Tomato Bread

Tomato Bread

When we mention pa amb tomàquet, or tomato bread in English, an image springs to mind of red on a golden base – one of the icons of the Mediterranean diet and the insignia dish in Catalan cuisine. The simplicity with which it is prepared does not defer from the fact that to do so really is a ritual. On a slice of pa de pagès farmhouse loaf, we need to add tomato, garlic, olive oil and salt so as to give it that just-right flavour. As it goes with everything it is ideal for accompanying all dishes or even for eating on its own. It is no surprise that when a good plate of pa amb tomàquet is served up, it is the first thing to disappear even before the starter or aperitif arrives.

But where does this delicacy come from?

 

We need to go back in time to find out that the story of the dish we know so well is actually divided into two parts. The first is before the tomato arrived in Spain from America in the eighteenth century.

In Ancient Greece bread and olive oil were already eaten together, and this custom continued in many parts of the Mediterranean until the seventeenth century. There are references to this such as in the recipes of Jaume Martí Oliver in his essay Modo de cuynar a la mallorquina y su panbolibo, or ‘Mallorcan cooking and its olive oil bread’. This Mediterranean habit is still going strong in many places.

The second part was born in the rural areas of Catalonia, when farmworkers added tomato to their olive oil bread as a way of making their stale bread more appetising, and also as a way of getting through their ample supplies of tomatoes.

It may be hard to believe but something as simple as tomato bread has been written about considerably and is highly valued. Note that Manuel Vázquez Montalbán, a gastronomist par excellence, exalted its virtues in his novel El Premio, saying “a wonder of common culture materialised as the encounter between the culture of European wheat, the American tomato, Mediterranean olive oil and salt; the salt from the land that Christian culture consecrated. This alimentary wonder occurred to the Catalans just over two centuries ago, but with such an awareness of this discovery that they have turned it into a sign of their identity equivalent to their mother tongue or to breast milk” (..) while “us Spanish speaking immigrants adopt tomato bread as an ambrosia which permits us to integrate”.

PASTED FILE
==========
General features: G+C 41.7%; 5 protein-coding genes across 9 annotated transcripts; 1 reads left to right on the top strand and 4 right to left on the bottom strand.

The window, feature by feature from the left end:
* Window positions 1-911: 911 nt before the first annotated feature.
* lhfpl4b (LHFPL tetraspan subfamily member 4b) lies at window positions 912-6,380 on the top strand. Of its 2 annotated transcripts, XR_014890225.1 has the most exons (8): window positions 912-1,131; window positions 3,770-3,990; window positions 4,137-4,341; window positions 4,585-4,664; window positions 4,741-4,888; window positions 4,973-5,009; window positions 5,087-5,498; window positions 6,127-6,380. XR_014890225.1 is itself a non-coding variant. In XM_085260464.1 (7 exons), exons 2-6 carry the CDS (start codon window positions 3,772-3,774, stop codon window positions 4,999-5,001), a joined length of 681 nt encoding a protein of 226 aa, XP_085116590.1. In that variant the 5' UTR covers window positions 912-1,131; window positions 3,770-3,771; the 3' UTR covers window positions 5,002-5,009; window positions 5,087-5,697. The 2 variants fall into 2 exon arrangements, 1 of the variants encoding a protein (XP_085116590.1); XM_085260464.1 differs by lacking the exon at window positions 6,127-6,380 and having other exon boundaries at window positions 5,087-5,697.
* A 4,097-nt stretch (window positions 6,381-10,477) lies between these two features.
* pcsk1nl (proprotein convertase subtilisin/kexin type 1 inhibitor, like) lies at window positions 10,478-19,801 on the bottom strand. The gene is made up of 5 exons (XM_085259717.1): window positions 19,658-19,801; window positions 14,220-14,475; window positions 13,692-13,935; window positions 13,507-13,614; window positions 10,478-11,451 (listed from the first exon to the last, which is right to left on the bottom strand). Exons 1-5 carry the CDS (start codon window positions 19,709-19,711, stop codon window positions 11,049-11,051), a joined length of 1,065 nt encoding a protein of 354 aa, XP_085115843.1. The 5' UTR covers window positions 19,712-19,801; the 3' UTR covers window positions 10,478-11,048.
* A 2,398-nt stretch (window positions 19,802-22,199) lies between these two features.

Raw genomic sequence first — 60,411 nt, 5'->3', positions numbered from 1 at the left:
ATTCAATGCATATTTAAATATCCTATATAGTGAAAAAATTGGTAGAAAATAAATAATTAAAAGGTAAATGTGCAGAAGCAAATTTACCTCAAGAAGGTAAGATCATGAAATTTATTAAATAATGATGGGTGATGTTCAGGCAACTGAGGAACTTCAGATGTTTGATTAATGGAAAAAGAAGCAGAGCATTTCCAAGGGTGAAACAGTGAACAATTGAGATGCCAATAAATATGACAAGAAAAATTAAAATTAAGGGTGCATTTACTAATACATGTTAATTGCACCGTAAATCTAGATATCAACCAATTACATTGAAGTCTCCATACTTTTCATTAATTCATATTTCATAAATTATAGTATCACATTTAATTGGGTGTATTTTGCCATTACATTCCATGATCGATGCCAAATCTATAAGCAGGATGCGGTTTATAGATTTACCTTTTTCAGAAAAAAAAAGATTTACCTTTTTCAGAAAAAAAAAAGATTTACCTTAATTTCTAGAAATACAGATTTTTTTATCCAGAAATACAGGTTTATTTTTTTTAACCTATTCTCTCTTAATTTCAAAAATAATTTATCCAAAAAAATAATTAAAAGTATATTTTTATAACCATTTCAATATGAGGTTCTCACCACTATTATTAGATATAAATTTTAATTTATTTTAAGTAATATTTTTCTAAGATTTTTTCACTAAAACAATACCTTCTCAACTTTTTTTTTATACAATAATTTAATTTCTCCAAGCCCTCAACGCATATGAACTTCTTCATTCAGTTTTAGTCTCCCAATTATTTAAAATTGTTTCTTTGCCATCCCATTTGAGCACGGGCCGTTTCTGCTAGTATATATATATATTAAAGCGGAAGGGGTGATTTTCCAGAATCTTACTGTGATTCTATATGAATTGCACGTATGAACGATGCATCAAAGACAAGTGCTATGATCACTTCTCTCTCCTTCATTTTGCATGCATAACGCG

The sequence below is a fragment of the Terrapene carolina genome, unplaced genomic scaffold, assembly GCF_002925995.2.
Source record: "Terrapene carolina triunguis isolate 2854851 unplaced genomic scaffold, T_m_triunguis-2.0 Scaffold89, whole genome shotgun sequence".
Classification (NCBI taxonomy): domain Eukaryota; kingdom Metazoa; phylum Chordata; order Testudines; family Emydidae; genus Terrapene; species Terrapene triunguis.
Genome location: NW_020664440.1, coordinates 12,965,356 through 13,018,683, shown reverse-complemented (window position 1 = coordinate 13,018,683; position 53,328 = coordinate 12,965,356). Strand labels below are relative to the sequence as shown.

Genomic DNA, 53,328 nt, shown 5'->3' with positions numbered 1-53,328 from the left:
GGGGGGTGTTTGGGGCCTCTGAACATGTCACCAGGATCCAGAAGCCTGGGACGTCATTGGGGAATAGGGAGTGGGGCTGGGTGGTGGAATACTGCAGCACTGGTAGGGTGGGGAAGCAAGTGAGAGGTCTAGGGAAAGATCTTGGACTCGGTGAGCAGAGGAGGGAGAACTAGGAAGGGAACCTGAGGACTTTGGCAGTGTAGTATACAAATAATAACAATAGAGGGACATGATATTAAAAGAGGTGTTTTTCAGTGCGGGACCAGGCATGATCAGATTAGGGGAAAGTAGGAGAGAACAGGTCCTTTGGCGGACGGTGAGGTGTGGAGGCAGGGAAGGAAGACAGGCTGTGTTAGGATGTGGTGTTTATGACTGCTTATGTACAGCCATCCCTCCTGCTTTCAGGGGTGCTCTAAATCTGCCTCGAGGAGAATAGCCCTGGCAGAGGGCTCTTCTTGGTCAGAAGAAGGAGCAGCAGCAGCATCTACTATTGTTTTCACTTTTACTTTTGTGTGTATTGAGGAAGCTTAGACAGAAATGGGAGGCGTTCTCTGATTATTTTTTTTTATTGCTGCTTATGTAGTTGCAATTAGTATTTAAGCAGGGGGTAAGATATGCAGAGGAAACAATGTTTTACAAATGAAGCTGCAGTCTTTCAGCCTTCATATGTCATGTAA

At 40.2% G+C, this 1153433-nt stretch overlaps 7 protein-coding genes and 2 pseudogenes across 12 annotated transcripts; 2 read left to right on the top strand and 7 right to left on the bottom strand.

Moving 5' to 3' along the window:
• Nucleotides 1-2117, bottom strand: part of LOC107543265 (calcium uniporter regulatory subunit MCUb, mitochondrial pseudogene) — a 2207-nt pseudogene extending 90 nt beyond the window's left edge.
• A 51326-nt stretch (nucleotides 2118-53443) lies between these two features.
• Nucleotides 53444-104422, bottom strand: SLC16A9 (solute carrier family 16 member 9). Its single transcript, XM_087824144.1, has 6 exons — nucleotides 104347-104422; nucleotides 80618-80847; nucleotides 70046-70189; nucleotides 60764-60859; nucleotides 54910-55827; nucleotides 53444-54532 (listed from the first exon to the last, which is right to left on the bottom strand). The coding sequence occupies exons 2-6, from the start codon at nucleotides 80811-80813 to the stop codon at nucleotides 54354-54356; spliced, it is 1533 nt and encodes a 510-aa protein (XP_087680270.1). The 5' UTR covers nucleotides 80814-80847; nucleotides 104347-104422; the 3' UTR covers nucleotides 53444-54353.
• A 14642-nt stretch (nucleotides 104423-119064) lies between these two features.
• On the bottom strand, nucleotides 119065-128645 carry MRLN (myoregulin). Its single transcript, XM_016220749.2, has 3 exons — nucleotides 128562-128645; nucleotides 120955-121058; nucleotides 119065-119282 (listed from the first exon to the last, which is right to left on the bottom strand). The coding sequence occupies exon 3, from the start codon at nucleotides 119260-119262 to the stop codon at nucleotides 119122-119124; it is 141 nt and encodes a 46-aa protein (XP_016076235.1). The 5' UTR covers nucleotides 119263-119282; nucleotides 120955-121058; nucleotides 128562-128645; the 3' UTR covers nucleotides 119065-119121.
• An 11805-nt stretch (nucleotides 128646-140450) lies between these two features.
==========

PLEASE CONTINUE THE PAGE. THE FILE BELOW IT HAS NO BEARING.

What is clear is that this remedy for stale bread in olden times has become an actual therapy as well as a gastronomic delicacy. Who does not remember the tradition of a sandwich of tomato bread filled with some exquisite Catalan delicacy, to be carried with us always for school breakfasts, on trips or as an improvised dinner.

Or that thanks to the pa amb tomàquet brand name someone would have the idea of patenting it.

Or even that in the eyes of the Generalitat de Catalunya it is a cultural asset.

The restaurants of the Grup Ferré pay homage to this highly regarded asset, and it takes a rightly deserved pride of place in their menus.

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